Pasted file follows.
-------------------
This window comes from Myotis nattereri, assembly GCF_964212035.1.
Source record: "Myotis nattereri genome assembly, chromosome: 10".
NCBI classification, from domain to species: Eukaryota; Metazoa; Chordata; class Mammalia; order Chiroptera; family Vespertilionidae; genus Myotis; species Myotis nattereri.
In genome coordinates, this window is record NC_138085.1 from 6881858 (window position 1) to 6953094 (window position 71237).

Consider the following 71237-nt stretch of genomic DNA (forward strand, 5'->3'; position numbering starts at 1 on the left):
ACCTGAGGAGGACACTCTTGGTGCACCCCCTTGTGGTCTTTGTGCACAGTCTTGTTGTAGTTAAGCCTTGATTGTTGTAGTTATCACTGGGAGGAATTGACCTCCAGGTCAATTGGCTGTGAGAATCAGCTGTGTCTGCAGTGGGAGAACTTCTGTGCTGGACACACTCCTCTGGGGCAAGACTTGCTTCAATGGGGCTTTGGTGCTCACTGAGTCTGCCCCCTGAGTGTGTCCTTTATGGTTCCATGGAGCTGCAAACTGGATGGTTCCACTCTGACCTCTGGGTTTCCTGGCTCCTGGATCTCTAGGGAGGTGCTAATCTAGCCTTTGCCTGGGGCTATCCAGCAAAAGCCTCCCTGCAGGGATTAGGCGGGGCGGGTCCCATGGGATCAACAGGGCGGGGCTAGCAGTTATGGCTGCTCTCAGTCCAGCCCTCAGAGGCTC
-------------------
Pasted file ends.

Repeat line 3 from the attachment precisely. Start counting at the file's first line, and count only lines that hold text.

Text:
NCBI classification, from domain to species: Eukaryota; Metazoa; Chordata; class Mammalia; order Chiroptera; family Vespertilionidae; genus Myotis; species Myotis nattereri.